Ambi-hi-lo Chamber Manual
Ambi-hi-lo Chamber Manual --->>> https://urlin.us/2tsHro
A bag valve mask (BVM), sometimes known by the proprietary name Ambu bag or generically as a manual resuscitator or "self-inflating bag", is a hand-held device commonly used to provide positive pressure ventilation to patients who are not breathing or not breathing adequately. The device is a required part of resuscitation kits for trained professionals in out-of-hospital settings (such as ambulance crews) and is also frequently used in hospitals as part of standard equipment found on a crash cart, in emergency rooms or other critical care settings. Underscoring the frequency and prominence of BVM use in the United States, the American Heart Association (AHA) Guidelines for Cardiopulmonary Resuscitation and Emergency Cardiac Care recommend that "all healthcare providers should be familiar with the use of the bag-mask device." Manual resuscitators are also used within the hospital for temporary ventilation of patients dependent on mechanical ventilators when the mechanical ventilator needs to be examined for possible malfunction or when ventilator-dependent patients are transported within the hospital. Two principal types of manual resuscitators exist; one version is self-filling with air, although additional oxygen (O2) can be added but is not necessary for the device to function. The other principal type of manual resuscitator (flow-inflation) is heavily used in non-emergency applications in the operating room to ventilate patients during anesthesia induction and recovery.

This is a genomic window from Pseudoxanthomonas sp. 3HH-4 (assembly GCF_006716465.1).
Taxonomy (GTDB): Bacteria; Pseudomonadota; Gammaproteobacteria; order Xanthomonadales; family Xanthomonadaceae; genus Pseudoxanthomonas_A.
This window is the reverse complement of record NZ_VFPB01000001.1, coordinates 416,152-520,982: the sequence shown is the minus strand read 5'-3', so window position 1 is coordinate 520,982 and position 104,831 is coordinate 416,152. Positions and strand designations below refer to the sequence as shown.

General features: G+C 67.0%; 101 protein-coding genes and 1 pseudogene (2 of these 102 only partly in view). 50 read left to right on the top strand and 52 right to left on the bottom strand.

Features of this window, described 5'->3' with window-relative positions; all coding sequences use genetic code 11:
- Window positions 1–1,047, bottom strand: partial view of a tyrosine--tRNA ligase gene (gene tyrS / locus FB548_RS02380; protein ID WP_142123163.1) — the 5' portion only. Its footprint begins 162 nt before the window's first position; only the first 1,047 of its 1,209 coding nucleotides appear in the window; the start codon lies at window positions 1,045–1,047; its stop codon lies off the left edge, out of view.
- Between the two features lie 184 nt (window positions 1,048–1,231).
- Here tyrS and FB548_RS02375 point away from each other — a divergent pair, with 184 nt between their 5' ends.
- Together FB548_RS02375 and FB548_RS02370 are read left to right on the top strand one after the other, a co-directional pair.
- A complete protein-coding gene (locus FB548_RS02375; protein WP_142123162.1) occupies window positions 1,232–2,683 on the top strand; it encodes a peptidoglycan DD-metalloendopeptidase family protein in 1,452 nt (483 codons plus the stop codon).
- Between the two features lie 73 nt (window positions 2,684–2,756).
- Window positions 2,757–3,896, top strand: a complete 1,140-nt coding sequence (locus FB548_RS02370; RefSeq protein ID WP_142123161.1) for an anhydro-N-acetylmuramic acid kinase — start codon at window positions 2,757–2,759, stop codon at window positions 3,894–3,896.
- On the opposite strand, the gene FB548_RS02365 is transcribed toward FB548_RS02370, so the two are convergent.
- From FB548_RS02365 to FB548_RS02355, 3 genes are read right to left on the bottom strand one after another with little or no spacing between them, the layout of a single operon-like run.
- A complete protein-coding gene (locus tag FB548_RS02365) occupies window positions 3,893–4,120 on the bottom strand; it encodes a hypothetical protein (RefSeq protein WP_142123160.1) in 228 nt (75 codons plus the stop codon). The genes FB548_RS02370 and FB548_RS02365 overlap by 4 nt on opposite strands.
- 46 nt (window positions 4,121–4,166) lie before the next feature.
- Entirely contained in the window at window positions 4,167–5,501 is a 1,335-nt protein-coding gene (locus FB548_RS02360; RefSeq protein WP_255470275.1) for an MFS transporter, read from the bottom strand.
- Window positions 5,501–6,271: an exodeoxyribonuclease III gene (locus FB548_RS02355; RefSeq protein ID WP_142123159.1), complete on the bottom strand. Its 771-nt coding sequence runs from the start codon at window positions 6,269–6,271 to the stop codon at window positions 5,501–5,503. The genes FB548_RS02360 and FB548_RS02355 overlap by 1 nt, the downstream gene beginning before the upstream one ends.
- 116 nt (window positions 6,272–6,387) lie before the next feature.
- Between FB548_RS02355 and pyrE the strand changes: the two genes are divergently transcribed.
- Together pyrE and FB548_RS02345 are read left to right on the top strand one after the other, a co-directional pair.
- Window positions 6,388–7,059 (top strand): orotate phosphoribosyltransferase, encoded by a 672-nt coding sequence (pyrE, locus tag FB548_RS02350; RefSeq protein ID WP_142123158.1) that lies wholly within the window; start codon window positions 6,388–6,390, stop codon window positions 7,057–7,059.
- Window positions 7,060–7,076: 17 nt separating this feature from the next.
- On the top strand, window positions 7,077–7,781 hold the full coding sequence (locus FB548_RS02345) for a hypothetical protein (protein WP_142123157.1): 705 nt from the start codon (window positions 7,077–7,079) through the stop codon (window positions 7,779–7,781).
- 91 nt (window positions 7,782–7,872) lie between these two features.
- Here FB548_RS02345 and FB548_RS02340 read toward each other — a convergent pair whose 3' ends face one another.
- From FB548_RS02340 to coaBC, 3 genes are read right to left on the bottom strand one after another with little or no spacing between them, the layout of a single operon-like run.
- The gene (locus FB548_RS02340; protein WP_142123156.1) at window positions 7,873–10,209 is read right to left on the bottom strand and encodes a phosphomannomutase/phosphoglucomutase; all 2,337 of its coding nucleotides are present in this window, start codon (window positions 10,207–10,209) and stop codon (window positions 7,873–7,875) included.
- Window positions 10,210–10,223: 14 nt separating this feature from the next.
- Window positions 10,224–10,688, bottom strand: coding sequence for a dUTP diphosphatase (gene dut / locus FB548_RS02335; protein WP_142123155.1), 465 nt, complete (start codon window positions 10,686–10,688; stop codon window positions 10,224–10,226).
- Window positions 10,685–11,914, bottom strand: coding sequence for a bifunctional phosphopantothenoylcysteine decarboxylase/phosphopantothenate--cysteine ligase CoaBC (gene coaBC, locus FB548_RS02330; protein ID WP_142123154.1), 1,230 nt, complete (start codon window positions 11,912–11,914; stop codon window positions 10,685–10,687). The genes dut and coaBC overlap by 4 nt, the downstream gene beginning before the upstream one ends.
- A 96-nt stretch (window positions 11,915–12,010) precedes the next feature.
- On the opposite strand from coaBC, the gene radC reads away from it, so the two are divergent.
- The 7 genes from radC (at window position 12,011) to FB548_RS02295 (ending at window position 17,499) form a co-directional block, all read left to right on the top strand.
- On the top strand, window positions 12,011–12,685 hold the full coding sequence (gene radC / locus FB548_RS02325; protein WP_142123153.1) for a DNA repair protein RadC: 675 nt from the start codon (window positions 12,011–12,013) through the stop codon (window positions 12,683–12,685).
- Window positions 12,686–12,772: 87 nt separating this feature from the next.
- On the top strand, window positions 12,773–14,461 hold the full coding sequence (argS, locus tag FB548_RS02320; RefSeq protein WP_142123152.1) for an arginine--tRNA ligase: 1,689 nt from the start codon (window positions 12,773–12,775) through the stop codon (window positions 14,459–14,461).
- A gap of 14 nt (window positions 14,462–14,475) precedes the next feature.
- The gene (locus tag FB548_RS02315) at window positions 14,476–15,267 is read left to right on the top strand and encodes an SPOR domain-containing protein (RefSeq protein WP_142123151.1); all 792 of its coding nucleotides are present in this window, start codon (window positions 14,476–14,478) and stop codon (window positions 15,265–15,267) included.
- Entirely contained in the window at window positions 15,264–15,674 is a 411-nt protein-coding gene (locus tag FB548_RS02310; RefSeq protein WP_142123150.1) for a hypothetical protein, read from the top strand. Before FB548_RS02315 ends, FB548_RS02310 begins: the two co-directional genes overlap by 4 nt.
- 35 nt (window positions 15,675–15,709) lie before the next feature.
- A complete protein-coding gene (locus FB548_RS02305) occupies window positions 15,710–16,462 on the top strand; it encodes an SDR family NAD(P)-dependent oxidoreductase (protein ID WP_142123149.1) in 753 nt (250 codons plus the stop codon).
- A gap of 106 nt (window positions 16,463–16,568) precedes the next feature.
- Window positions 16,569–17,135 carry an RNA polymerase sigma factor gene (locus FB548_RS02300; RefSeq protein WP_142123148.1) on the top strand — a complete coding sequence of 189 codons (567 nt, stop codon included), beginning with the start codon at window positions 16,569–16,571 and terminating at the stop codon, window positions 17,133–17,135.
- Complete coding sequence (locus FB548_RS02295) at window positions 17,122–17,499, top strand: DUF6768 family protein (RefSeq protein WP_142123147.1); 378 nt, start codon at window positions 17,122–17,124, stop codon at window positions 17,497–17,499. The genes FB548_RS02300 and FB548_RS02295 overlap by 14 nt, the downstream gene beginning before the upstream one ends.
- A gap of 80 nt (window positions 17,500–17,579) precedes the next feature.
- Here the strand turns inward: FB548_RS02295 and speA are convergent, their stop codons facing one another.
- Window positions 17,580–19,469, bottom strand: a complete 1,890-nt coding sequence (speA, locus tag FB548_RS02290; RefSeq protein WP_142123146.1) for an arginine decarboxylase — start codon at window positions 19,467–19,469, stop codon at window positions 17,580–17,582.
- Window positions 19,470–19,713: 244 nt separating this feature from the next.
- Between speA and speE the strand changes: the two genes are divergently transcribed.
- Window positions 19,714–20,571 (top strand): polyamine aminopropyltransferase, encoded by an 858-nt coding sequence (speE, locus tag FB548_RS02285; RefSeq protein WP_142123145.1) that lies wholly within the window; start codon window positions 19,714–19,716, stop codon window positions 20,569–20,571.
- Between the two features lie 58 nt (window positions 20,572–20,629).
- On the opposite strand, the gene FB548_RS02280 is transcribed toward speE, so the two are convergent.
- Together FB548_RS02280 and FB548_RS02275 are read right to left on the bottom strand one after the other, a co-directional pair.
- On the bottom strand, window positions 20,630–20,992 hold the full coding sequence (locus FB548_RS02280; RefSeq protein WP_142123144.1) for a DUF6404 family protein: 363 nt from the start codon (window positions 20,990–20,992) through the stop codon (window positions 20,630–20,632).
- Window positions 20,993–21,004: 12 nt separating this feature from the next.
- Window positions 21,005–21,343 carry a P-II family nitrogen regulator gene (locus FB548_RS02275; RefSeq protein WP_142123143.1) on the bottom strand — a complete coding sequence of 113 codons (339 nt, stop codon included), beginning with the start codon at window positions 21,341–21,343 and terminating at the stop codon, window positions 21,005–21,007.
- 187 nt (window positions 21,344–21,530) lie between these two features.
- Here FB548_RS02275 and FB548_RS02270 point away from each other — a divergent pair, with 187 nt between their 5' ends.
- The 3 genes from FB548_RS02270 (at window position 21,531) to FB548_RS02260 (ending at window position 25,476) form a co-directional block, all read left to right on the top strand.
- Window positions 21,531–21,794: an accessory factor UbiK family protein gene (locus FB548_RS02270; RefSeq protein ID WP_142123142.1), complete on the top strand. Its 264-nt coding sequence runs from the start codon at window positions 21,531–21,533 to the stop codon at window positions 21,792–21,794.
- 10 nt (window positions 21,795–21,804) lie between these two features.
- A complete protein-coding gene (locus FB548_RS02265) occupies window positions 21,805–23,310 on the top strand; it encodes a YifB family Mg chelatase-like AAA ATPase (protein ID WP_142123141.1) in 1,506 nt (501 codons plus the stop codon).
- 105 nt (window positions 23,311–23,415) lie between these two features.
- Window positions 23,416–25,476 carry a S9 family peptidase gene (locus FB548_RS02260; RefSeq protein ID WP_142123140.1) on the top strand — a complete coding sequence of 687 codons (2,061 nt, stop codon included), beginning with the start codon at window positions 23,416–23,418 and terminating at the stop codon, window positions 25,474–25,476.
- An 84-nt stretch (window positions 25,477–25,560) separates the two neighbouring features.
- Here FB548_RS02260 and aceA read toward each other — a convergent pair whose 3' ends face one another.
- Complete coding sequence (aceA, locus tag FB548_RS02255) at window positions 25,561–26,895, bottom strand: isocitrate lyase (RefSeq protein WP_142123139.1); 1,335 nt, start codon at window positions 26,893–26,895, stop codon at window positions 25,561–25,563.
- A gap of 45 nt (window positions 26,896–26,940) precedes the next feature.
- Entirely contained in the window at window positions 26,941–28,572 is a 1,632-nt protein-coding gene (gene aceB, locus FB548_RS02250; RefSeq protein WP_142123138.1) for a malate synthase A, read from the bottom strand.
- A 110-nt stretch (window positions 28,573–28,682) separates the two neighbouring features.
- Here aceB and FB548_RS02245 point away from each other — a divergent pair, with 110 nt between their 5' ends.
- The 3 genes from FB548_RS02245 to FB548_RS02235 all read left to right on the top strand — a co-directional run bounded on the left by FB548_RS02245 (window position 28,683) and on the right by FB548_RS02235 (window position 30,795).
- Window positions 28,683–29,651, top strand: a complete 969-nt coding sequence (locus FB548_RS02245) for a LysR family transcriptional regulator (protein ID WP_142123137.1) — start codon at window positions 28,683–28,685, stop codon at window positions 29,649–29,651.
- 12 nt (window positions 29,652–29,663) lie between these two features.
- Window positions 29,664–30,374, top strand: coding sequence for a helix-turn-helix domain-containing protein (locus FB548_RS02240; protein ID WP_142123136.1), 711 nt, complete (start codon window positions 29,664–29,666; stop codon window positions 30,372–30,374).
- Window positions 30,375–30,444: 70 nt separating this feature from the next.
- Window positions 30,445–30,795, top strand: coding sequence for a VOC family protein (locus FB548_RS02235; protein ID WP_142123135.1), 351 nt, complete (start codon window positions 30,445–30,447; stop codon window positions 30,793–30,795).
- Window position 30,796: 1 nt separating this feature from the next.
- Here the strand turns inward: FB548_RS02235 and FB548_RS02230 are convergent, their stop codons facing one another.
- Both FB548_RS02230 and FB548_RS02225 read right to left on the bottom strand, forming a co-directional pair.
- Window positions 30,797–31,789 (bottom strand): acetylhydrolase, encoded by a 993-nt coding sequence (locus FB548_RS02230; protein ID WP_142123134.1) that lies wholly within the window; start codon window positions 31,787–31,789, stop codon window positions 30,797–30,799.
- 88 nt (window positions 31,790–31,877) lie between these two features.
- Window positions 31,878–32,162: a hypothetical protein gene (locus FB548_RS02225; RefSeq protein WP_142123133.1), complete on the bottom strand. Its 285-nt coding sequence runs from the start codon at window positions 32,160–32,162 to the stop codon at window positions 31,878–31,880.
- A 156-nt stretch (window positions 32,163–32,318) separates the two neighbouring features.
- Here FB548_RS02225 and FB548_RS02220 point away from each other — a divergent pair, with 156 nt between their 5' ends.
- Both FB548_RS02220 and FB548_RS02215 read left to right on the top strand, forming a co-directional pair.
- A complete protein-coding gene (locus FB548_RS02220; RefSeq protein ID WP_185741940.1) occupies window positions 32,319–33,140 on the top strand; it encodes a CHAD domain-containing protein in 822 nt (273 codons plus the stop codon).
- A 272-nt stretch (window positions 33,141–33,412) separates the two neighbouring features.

Use of manual resuscitators to ventilate a patient is frequently called "bagging" the patient and is regularly necessary in medical emergencies when the patient's breathing is insufficient (respiratory failure) or has ceased completely (respiratory arrest). Use of the manual resuscitator force-feeds air or oxygen into the lungs in order to inflate them under pressure, thus constituting a means to manually provide positive-pressure ventilation. It is used by professional rescuers in preference to mouth-to-mouth ventilation, either directly or through an adjunct such as a pocket mask.
The BVM consists of a flexible air chamber (the "bag", roughly a foot in length), attached to a face mask via a shutter valve. When the face mask is properly applied and the "bag" is squeezed, the device forces air through into the patient's lungs; when the bag is released, it self-inflates from its other end, drawing in either ambient air or a low pressure oxygen flow supplied by a regulated cylinder, while also allowing the patient's lungs to deflate to the ambient environment (not the bag) past the one way valve.
A bag valve mask can be used without being attached to an oxygen tank to provide "room air" (21% oxygen) to the patient. However, manual resuscitator devices also can be connected to a separate bag reservoir, which can be filled with pure oxygen from a compressed oxygen source, thus increasing the amount of oxygen delivered to the patient to nearly 100%.
An endotracheal tube (ET) can be inserted by an advanced practitioner and can substitute for the mask portion of the manual resuscitator. This provides more secure air passage between the resuscitator and the patient, since the ET tube is sealed with an inflatable cuff within the trachea (or windpipe), so any regurgitation is less likely to enter the lungs, and so that forced inflation pressure can only go into the lungs and not inadvertently go to the stomach (see "complications", below). The ET tube also maintains an open and secure airway at all times, even during CPR compressions; as opposed to when a manual resuscitator is used with a mask when a face mask seal can be difficult to maintain during compressions.
Under normal breathing, the lungs inflate under a slight vacuum when the chest wall muscles and diaphragm expand; this "pulls" the lungs open, causing air to enter the lungs to inflate under a gentle vacuum. However, when using a manual resus